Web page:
Original post by WSU news

From left: Josh Neumiller, John White and Cheyenne Newsome

The American Diabetes Association (ADA) recently relied heavily on Washington State University researchers for updates to two publications designed to help in the management and treatment of diabetes.

In the fifth edition of Practical Insulin: A Handbook for Prescribing Providers, the American Diabetes Association (ADA) relied on Allen I. White Distinguished Associate Professor Josh Neumiller, Pharm.D, to completely revise the popular physician pocket reference. Through his contributions, Neumiller, WSU College of Pharmacy and Pharmaceutical Sciences vice chair and associate professor of pharmacotherapy, was able to provide clinicians with fresh insights on choosing an insulin regimen for effectively managing blood glucose and addressing patient and provider resistance to use of insulin. Cheyenne Newsome, Pharm.D., WSU College of Pharmacy and Pharmaceutical Sciences assistant clinical professor, served as clinical reviewer for the updated content.

The new edition was released earlier this month in San Francisco at ADA’s 79th Scientific Sessions, where more than 15,000 people (including more than 12,000 professional attendees) from 115 countries participated. Physicians, scientists and health care professionals convene at the Scientific Sessions to unveil cutting-edge research, treatment recommendations and advances toward a cure for diabetes.

Also at the conference, Neumiller was recognized with a distinguished service award for his past role as editor-in-chief of the ADA journal, Diabetes Spectrum. The award acknowledges Neumiller’s excellence in providing reliable information to clinicians and helping them overcome common treatment challenges in the management of diabetes.

A new edition of the ADA book, Medications for the Treatment of Diabetes, was also released at this year’s Scientific Sessions. R. Keith Campbell Distinguished Professor in Diabetes Care John White, Pharm.D, College of Pharmacy and Pharmaceutical Sciences chair and professor of pharmacotherapy, served as editor and author of the edition. The book is part of ADA’s Medical Management Series for health care professionals. ADA calls the book “the most authoritative guide to diabetes therapeutics available.”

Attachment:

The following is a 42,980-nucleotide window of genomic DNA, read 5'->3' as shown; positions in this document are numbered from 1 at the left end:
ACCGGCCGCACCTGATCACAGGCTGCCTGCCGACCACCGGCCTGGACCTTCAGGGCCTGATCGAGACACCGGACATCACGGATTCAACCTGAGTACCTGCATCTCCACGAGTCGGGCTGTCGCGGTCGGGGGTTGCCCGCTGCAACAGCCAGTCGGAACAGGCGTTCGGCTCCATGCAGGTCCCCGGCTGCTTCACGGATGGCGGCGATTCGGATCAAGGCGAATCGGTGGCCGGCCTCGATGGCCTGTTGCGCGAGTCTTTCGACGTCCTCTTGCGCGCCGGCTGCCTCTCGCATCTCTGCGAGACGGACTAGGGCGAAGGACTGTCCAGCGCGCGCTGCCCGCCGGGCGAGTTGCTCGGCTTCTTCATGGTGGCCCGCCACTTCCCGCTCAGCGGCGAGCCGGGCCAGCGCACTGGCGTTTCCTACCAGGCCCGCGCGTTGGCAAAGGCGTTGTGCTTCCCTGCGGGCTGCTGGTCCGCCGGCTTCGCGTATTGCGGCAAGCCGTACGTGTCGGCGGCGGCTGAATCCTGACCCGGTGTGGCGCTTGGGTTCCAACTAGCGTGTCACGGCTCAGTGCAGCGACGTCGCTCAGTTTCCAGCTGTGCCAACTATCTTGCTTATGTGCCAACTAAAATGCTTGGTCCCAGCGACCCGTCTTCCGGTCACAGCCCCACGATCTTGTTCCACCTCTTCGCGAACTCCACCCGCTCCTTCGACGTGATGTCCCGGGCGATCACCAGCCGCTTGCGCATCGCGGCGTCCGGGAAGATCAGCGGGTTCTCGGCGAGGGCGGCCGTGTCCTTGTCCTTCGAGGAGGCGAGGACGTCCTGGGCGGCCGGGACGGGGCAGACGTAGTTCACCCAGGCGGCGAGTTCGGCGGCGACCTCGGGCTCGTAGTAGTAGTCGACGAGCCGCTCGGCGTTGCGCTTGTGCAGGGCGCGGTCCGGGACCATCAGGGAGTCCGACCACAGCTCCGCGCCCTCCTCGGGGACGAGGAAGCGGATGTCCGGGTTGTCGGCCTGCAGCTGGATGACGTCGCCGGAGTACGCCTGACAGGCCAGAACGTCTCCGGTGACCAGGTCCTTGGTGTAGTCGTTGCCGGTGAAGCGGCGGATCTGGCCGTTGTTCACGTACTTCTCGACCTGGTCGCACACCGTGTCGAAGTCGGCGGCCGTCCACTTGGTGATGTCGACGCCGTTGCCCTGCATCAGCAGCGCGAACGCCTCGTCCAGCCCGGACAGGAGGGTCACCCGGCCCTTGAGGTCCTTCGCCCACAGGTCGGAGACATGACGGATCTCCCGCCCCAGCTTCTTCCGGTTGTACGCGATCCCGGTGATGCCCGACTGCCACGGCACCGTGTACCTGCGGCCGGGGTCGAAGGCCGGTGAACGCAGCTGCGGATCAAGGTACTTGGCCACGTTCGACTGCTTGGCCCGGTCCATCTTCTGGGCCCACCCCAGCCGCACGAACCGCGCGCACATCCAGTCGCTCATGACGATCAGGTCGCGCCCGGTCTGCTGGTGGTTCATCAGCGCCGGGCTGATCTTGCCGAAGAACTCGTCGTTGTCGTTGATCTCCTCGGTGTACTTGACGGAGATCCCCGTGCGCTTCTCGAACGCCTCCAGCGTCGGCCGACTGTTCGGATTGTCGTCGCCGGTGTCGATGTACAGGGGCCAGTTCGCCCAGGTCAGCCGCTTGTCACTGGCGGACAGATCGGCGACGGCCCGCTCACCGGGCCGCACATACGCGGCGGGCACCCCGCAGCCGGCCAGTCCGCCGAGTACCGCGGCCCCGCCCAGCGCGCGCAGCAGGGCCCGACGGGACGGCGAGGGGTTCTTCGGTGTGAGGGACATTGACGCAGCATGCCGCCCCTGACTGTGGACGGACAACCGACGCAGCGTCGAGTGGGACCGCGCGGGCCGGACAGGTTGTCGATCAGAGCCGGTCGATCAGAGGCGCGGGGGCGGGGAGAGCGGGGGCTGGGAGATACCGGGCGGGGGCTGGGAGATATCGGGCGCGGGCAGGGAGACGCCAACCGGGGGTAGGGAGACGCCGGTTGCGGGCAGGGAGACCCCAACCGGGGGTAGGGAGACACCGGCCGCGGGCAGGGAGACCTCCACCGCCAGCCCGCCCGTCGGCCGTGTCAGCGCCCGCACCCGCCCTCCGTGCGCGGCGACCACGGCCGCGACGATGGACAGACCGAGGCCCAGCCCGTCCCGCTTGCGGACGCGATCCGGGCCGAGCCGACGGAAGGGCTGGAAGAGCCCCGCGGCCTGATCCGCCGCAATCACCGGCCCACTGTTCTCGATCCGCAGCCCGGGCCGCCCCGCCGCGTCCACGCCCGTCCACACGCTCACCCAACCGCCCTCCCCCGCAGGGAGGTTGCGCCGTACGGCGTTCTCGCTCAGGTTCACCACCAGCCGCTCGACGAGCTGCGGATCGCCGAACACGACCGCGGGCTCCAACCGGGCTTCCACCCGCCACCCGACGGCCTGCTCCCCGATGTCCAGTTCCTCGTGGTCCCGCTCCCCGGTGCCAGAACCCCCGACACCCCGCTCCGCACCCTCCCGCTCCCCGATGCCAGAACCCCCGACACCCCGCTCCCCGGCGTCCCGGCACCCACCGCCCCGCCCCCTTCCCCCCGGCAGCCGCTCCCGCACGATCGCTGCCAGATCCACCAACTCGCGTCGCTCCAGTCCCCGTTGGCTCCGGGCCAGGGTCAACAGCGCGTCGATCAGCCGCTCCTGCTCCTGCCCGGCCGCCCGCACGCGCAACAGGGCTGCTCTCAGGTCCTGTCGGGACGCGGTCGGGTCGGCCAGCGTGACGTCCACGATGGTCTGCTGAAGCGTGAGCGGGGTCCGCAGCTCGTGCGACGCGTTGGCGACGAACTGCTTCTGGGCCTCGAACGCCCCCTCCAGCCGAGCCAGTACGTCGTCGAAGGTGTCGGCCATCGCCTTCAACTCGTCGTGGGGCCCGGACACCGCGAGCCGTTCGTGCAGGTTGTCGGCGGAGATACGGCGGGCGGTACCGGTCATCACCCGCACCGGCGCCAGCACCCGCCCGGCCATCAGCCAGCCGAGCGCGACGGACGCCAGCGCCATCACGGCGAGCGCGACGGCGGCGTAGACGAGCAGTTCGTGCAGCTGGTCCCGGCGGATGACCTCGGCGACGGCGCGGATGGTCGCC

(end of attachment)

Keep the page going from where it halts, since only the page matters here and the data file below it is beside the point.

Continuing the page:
Ten additional College of Pharmacy and Pharmaceutical Sciences faculty also served as chapter authors, including pharmacists Damianne Brand-Eubanks, Christina Buchman, Megan Giruzzi, Nicholas Giruzzi, Anne Kim, Kim McKeirnan, Josh Neumiller, Cheyenne Newsome, Nicole Perea, and Megan Willson. Faculty from University of California San Francisco, University of Washington, University of Colorado and University of South Carolina also served as chapter authors.

Medications for the Treatment of Diabetes is currently available in print to purchase online and will soon be available electronically. Practical Insulin: A Handbook for Prescribing Providers, 5th Edition will soon be available for purchase online in print and electronic formats.

“Diabetes is a chronic health condition that requires collaborative management from all members of the care team, including people living with diabetes. Having the opportunity to partner with an organization such as ADA to contribute to the development of educational resources that may improve patient care and outcomes is a true honor,” Neumiller said.

“Effectively addressing diabetes will not just happen, it will be the result of collective work by scores of dedicated professionals using the best available science. Although there are no simple solutions, there are coordinated efforts that are making a significant difference in the lives of those living with diabetes. We are proud to be part of those efforts,” White said.

According to ADA, diabetes affects more than 30 million children and adults in the U.S. and contributes to the deaths of more than 230,000 Americans each year. The ADA estimates that the total cost of diagnosed diabetes in the U.S. is more than $327 billion, and people with diabetes have health care costs that are more than double the costs incurred by people who do not have the disease.

Neumiller has been on faculty with the College of Pharmacy and Pharmaceutical Sciences for 11 years. He is also a member of the WSU Geriatrics Team and currently serves as chairman of ADA’s Professional Practice Committee, which annually updates the Association’s Standards of Medical Care in Diabetes. His research interests focus on issues involving the management of chronic diseases such as diabetes and chronic kidney disease. He is additionally active in research surrounding medication safety during transitions of care. Neumiller has published research, commentaries, and clinical reviews in numerous journals and frequently speaks nationally on diabetes-related topics. Neumiller was also one of the members of the planning committee for this year’s ADA Scientific Sessions.

White has more than 30 years of experience and work in the diabetes arena. He has been a College of Pharmacy and Pharmaceutical Sciences faculty member since 1989. He has published three additional books, 29 book chapters and more than 150 manuscripts on the topic of diabetes. His manuscripts have been published in numerous journals.  He has received more than 25 diabetes-related research grants and contracts and given more than 330 lectures on the topic of diabetes.